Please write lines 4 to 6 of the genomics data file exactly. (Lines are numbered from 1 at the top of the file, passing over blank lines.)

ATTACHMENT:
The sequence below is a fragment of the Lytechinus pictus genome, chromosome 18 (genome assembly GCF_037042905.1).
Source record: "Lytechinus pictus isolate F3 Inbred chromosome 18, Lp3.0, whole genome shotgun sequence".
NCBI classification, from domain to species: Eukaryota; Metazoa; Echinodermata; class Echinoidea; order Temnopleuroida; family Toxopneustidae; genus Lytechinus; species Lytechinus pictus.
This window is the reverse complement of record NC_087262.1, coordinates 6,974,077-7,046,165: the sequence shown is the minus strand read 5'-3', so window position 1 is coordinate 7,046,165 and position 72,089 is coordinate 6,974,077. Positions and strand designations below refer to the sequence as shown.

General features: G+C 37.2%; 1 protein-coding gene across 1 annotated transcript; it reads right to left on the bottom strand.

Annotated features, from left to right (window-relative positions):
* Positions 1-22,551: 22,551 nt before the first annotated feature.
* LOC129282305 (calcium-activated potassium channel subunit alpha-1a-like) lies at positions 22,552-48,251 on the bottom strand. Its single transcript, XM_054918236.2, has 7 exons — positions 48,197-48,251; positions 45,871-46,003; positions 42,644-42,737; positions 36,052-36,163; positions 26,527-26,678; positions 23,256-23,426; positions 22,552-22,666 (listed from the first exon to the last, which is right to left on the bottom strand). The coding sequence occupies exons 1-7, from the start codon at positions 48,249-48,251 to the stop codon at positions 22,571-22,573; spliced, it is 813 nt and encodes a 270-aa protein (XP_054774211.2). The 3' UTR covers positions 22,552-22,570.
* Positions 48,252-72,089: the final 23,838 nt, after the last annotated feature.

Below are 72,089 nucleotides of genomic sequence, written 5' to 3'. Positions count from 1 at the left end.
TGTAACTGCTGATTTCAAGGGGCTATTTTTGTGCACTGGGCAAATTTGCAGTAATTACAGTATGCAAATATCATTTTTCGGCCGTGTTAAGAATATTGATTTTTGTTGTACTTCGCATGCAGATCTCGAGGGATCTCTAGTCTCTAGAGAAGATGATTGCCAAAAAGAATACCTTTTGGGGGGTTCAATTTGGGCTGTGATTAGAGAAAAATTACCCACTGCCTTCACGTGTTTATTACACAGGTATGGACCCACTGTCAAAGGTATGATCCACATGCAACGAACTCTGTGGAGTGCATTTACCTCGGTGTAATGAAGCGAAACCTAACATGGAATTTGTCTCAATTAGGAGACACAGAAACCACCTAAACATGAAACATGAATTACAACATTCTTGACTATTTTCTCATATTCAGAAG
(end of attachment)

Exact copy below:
This window is the reverse complement of record NC_087262.1, coordinates 6,974,077-7,046,165: the sequence shown is the minus strand read 5'-3', so window position 1 is coordinate 7,046,165 and position 72,089 is coordinate 6,974,077. Positions and strand designations below refer to the sequence as shown.

General features: G+C 37.2%; 1 protein-coding gene across 1 annotated transcript; it reads right to left on the bottom strand.

Annotated features, from left to right (window-relative positions):